New Immigration Policies Keep Texas Builders Up At Night
Michael Lynd, president and CEO of Lynd, woke in the dead of night to a terrifying thought. The nightmare? "The crackdown in immigration ... is a meaningful threat to our business," Lynd said. He walked through the dark silence of his home to his computer and emailed his team, instructing them to sign all construction contracts as soon as possible.
How the White House’s new policies would affect construction costs was a topic of conversation at Bisnow’s Annual San Antonio Multifamily Expansion Forum yesterday.
A study by the University of Texas estimated that half of Texas construction workers are undocumented. The report also found that U.S.-born construction workers earned an average of $3.12/hour more than undocumented workers, who reported earning an average of $11.10/hour.
"There are millions and millions of undocumented workers holding our costs down. If we see that labor migrate back to Mexico or somewhere else, it will bring about meaningful inflation to our costs," Lynd said. “Labor and subcontract cost is outpacing rent growth. It all continues to eat into your margin."
Fulfilling his campaign promise, President Donald Trump has directed his administration to more seriously enforce the nation’s immigration laws. On Tuesday, the Department of Homeland Security revealed the scope of the president's plan. Two memos signed by Homeland Security Secretary John Kelly laid out new provisions, including the hiring of thousands of new border patrol and immigration enforcement agents, the creation of a new office within the Department of Homeland Security to work with the victims of crimes committed by unauthorized immigrants, and an expansion of the number of unauthorized immigrants who can be deported through an expedited process.
The practical effect is not clear, but administration officials insist the move is not a prelude to mass deportations. Still, Lynd (above, left) is worried about the perception.
“It’s becoming public enough that this will create a migration of a lot of the workforce building our projects. [Undocumented immigrants are] asking themselves who stays and who goes, how they stay with their kids or their wife if they have different legal status. These are really tough questions, so what they end up doing is flowing out,” Lynd said.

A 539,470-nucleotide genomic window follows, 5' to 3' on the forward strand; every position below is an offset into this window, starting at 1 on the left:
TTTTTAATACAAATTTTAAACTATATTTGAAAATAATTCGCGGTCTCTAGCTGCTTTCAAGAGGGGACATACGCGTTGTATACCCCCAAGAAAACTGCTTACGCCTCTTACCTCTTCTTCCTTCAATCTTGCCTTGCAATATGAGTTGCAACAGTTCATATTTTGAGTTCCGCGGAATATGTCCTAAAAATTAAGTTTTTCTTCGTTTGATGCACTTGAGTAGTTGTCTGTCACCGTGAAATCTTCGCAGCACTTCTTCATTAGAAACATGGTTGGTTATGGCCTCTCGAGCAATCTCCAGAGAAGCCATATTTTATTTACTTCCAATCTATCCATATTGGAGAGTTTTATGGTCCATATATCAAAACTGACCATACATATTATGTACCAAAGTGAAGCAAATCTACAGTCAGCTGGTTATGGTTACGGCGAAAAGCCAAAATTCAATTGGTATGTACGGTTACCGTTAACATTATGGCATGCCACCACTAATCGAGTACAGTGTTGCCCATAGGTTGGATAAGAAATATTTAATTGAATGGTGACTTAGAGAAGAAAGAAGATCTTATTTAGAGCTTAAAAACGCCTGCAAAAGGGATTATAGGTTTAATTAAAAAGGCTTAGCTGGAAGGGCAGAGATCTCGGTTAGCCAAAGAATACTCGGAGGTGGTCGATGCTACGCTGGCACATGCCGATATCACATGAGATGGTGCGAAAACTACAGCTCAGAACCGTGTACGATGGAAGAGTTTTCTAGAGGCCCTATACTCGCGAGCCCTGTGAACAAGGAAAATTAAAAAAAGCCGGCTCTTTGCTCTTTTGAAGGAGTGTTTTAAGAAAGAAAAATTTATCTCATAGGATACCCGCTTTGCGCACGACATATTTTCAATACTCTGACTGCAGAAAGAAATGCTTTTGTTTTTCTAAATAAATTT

USAA Real Estate managing director Hailey Ghalib said the other side of the equation is material cost and the administration's policies on infrastructure spending. If the Trump administration follows through on its list of infrastructure priorities, "that will put upward pressure on material and labor costs, especially ... concrete and steel. It’s something that could potentially impact the cost of our buildings,” she said.
There is also concern from a demand standpoint. In recent years value-add assets have risen to prominence among investors. Lynd warned, “Those guys in value-add, I’d be concerned about demand. Immigrant families are households ... I was in Phoenix when immigrants left. It wasn’t fun watching rents fall from $900 to $500.”
Lynd was referencing the actions of Maricopa County Sheriff Joe Arpaio, "America’s Toughest Sheriff," who cracked down on immigrants throughout the county, including Phoenix. The U.S. Department of Justice eventually concluded that Arpaio oversaw the worst pattern of racial profiling in U.S. history, and filed suit against him for unlawful discriminatory police conduct.
Latest estimates show nearly 2 million illegal immigrants live in Texas, nearly 20% of the nation's total. The Texas-Mexico border makes up 1,254 miles of the 1,900-mile connection between the countries, putting the state on the front lines in the fight against illegal immigration. This year, multifamily executives will have one eye on the slowing markets and the other on Washington, DC.
CORRECTION FEB. 23, 12:20 P.M. ET: A previous version of the story incorrectly attributed Michael Lynd's quotes to another speaker.